Theater review: Love, laughs abound in 'Juan Tamad' play

Fred Hawson

Posted at Feb 18 2018 06:27 PM

Juan Tamad makes his grand entrance sleeping on a bed with Marco Viana's beautiful set design in the background. Photo by author

No less than Cecille Joaquin Yasay, a niece of National Artist for Literature Nick Joaquin, welcomed the audience to this performance of Tanghalang Pilipino's "Nang Dalawin ng Pag-ibig si Juan Tamad," which was adapted from one of her uncle's children's stories "How Love Came to Juan Tamad" from his "Pop Stories for Groovy Kids" series (1979). 

I only knew Joaquin for his serious works, like "Portrait of the Artist as Filipino," "May Day Eve" and "The Woman with Two Navels." I did not expect him to have written anything for children at all, so this was a pleasant surprise for me. 

The ever-angry god of war Monte Banahaw is smitten with the ever-alluring goddess of love Mariang Makiling. After his advances are rejected, Monte wants to punish Maria. So he asks his alchemist brother Ba'i, the fairy of Laguna Lake, to whip up a love potion so that Maria would fall hopelessly in love with the ugliest, stupidest and laziest boy in town. Who else would that poor lout be, but Juan Tamad?

The prolific Rody Vera came up with a very engaging Filipino adaptation for theater of Joaquin's short story originally written in English. It was full of current local pop culture references so the lines never sounded old or stuffy at all. As delivered by the in-house Tanghalang Pilipino actors with their usual verve and energy, with funky choreography by Ronelson Yadao and direction by Jonathan Tadioan, Vera's lines had audiences in stitches with all the ridiculous situations in this farce.

Technically, the stage design by Viana was very memorable. That huge multi-tiered sunburst of wooden planks made for a riveting stage centerpiece that really commanded attention. The lights of John Batalla enhanced the dramatic look of this beautiful main set piece. Even though singing is not exactly the forte of most of these actors, the songs by TJ Ramos were a delight to hear. 

Aldo Vencilao and Manok Nellas take their bows. Photo by author

Aldo Vencilao was a perfect fit as Monte Banahaw. You know how it is about short guys and their tendency to overcompensate. Monique "Manok" Nellas played an earthy and sexy Mariang Makiling, very proud of her long legs and feminine wiles. Lhorvie Nuevo was very cute as the Kerubing Ulap, a friendly cloud who could break the fourth wall and be our narrator. Antonette Go was on point with her Kris Aquino impersonation as Maria's sarcastic lawyer. JV Ibesate effectively mined the absent-mindedness of his character Ba'i for laughs. 

I am not so sure that Ybes Bagadiong was the best choice to be Juan Tamad. I am not referring to his acting talent, but his particular look. I felt it was an unfortunate decision that the only dark-skinned actor in the cast was made to play the "ugliest, stupidest and laziest boy in town." There was even a line that taunted him how Juan looked like a monkey ("Mukha siyang matsing!"), which called to mind that ill-conceived H&M "coolest monkey in the jungle" ad photo. I am worried how this may feed children's ideas about stereotypes against their dark-skinned schoolmates.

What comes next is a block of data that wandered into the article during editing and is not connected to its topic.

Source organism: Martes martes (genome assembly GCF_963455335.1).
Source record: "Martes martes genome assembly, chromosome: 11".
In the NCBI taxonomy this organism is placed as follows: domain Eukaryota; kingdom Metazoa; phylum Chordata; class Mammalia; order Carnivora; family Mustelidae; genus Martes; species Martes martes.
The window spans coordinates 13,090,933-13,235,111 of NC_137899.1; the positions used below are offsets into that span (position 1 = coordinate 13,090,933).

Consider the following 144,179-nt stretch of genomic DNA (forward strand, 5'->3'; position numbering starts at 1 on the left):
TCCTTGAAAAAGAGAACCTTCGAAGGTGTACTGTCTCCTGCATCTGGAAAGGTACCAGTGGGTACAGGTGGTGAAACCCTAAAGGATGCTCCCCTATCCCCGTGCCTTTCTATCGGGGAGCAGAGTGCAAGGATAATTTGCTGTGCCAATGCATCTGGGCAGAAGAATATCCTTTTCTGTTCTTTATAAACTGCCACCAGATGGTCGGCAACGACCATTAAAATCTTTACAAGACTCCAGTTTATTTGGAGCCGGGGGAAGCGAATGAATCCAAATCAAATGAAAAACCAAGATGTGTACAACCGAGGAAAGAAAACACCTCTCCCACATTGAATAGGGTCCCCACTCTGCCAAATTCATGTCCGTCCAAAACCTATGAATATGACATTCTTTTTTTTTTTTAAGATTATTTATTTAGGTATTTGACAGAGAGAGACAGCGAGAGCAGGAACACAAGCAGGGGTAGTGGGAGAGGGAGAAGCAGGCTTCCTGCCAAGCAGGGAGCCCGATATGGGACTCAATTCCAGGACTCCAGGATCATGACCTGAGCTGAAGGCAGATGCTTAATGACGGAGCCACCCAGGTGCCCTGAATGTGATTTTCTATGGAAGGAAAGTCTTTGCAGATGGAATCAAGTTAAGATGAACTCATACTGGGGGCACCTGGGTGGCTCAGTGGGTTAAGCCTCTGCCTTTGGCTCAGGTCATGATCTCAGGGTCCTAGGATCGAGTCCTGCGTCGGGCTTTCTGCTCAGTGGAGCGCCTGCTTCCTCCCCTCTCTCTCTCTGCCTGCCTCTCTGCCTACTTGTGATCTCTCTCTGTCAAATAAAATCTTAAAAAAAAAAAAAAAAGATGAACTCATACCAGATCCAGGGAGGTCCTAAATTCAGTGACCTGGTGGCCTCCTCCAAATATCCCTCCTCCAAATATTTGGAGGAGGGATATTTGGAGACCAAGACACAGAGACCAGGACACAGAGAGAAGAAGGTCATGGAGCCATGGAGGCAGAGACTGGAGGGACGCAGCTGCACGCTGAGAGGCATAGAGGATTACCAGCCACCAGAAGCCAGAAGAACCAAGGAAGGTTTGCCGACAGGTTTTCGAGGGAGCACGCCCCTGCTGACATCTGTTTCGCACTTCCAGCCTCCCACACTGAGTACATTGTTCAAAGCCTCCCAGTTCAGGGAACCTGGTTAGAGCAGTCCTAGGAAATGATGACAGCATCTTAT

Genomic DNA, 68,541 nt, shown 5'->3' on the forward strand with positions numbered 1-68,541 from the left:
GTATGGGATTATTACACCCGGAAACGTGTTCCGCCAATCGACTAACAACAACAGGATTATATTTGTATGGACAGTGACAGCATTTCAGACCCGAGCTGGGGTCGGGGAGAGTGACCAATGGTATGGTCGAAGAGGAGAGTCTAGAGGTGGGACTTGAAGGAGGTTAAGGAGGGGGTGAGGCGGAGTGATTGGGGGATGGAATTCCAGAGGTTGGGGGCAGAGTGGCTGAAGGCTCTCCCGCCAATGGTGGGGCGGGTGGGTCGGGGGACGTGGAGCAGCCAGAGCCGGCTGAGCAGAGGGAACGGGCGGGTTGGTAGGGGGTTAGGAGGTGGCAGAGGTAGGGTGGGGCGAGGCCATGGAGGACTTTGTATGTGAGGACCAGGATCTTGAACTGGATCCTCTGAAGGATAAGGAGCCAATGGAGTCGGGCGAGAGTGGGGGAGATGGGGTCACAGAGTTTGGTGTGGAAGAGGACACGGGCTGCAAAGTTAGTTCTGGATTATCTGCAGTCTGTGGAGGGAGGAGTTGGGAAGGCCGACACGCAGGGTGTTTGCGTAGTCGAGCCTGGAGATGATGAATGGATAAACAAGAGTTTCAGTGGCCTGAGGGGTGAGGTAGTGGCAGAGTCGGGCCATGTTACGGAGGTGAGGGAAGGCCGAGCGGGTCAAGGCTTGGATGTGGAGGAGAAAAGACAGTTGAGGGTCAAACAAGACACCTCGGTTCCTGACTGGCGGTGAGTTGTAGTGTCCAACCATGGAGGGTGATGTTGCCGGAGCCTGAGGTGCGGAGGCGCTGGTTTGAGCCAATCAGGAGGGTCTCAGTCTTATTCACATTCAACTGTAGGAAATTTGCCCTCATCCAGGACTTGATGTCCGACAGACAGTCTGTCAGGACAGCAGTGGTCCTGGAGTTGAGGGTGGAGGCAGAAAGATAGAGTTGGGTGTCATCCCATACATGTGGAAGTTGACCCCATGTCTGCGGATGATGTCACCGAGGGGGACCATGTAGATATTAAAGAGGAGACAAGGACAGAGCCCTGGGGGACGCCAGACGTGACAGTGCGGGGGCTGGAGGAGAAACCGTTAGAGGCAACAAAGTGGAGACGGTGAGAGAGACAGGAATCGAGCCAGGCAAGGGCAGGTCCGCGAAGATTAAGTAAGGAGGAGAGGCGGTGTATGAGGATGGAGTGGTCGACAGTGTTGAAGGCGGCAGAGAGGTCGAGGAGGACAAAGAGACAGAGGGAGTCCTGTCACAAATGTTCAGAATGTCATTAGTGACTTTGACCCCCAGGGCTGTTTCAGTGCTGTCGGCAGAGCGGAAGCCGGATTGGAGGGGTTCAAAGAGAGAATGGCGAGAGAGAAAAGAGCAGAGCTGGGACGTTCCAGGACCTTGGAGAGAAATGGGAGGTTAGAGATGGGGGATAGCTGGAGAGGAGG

There were overtly sexual double entendre in so many of the lines exchanged between Mariang Makiling and the men who fall for her charms. These naughty lines were very hilarious for sure, but at the same time, I could not help but worry about the children in the audience. I was seated beside a child less than five years old, and there were plenty more kids in the audience last night. I just hope these lines just sail above their innocent heads. 

The lesson of the play at the end was not clear. We see Juan Tamad get to become very rich; however, we do not see him change his lazy ways at all. Juan Tamad never got his comeuppance for being lazy. The twist at the end about the love potion sort of sent a confusing message, as if it was saying that Juan's laziness was somehow an aphrodisiac in itself. For me, the end the play came rather too abruptly, without exactly making very clear its message against this capital sin of sloth. 

The cast at curtain call. Photo by author

I do not want to be a wet blanket about this because overall I found this colorful show to be quite entertaining for all ages. There were scenes which were really laugh out loud funny. However, because of the reasons for concern I cited above, I would advise strict Parental Guidance for young kids who will be watching this play. Do take your kids to watch this light-hearted fun show, but do discuss and clarify its lessons with them afterwards. 

"Nang Dalawin ng Pag-ibig si Juan Tamad" runs until March 11 at the Tanghalang Aurelio Tolentino, CCP Little Theater. Showtimes are at 8 p.m. Fridays, 3 p.m. and 8 p.m. on Saturdays and 3 p.m. on Sundays.

This review was originally published in the author's blog, "Fred Said."